Art show benefits cancer patients
Organizers combined food, the artwork created for Breasts of Colorado and a silent auction to raise money to benefit those undergoing treatment for breast cancer.
The Greater Englewood Chamber of Commerce put on the Sept. 19 event as part of the project to turn Englewood pink to raise awareness of breast cancer.
Rosemarie Cabral came up with the idea for the Breasts of Colorado. She spearheaded the effort as a fundraiser for Sense of Security, a nonprofit organization that helps breast cancer patients in treatment with basic living expenses such as rent or mortgages, utilities and other household expenses.
Colleen Mello, chamber president, said Sept. 23 that the event raised more than $9,000, with more money still to come in from casting models and from those who took part in the silent auction.
“It was a nice event,” Mello said. “We had a lot of people join us for the activities and we raised some money for Sense of Security. We are already talking about how we can make the event better next year.
The Sept. 19 event was held at the Cuttn’ It Loose Salon at Englewood Parkway and Inca Street, where the plaster breast castings, decorated by local artists, are on display through mid-October.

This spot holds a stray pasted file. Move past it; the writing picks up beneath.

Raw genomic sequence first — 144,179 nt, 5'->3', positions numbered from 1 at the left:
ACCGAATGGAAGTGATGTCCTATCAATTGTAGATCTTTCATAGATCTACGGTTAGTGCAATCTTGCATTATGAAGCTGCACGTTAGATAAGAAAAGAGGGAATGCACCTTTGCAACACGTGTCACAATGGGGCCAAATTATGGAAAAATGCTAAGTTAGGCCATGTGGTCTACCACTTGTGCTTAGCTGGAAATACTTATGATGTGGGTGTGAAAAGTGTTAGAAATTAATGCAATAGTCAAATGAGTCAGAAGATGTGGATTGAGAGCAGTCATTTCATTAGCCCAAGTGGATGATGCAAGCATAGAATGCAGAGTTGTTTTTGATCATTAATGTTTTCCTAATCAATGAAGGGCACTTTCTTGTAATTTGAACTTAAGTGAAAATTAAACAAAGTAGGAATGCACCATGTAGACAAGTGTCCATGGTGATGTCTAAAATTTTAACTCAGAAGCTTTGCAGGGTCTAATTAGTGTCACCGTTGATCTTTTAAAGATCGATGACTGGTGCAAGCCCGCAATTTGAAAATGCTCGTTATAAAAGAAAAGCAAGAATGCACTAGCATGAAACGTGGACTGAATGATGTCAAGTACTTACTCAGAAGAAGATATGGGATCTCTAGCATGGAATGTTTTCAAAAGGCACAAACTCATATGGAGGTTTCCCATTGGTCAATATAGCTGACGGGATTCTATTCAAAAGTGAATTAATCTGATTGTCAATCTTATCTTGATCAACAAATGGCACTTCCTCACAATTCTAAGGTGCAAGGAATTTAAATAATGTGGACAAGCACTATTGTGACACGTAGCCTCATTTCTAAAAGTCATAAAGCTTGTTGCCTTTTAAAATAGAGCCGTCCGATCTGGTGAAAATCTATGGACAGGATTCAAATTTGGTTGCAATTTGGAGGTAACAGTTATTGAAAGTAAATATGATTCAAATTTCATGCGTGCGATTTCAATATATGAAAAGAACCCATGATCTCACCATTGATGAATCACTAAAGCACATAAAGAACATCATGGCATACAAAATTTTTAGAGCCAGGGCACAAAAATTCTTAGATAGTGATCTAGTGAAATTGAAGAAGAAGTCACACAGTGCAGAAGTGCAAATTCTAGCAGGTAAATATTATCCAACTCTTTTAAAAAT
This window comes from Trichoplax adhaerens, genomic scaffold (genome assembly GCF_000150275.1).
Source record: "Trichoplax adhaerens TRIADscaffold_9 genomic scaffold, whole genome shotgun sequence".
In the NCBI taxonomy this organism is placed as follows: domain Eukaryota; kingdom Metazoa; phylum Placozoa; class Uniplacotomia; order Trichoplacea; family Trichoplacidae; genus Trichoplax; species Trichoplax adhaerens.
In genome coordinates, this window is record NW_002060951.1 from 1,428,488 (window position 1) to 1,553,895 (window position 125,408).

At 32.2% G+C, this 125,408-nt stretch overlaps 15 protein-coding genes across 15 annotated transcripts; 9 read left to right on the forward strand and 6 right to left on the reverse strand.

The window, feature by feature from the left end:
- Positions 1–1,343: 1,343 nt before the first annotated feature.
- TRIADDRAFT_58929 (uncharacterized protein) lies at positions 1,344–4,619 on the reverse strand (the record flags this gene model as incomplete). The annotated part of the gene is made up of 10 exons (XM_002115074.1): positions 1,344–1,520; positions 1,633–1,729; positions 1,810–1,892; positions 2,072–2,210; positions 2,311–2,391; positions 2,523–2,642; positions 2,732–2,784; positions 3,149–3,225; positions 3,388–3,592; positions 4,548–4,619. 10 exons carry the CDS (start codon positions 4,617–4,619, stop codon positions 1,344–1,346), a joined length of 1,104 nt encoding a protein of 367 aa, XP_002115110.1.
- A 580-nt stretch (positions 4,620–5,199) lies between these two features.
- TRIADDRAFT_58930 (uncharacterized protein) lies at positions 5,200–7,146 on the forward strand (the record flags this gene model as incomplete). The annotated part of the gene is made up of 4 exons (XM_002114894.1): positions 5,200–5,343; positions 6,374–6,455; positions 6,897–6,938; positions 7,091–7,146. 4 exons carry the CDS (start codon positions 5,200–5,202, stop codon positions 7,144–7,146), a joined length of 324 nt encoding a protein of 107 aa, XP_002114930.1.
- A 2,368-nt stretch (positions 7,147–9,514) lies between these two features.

The Breasts of Colorado project began in July when 20 volunteers had plaster casts made of their breasts. Then the castings were turned over to area artists who volunteered to use their imagination to transform the white plaster castings into artworks.
Artist Julie Scott won an award for her creation using Becky Joi Lahm’s casting.
“My first thought about the project, the first word that came to my mind was protector,” Scott said. “I thought about something with armor, then because it is the year of the snake, I starting thinking about a creation of snake scales. That is because the snake’s scales move and expand as needed. That idea turned out to be on target because Becky skated in roller derby under the name Green Venom.”
The artist said she found a product that is plastic that melts in hot water. She used the plastic to make all the scales separate so they would move as molded to the sculpture and fit where needed.
The artworks were judged and Vinton Ervin won third place.
“I started doing airbrushing about 20 years ago and I started painting about 13 years ago,” he said. “This year, I volunteered to do the artwork on a casting and I actually did two. I did one for a Vietnam veteran and another with a fly fishing theme for my wife.”
Lorie Dreiling was one of the volunteers for the plaster castings.
“I volunteered because I have several friends who are impacted or have been impacted by breast cancer and I thought this was a way to honor them,” she said. “The finished artwork was awesome. The artist chose to make half the casting like the storm of emotions and feelings an individual going through the breast cancer treatment experiences. The other half of the cast is a rainbow and dancing to express the joy of being cured of the disease. It is a wonderful artwork”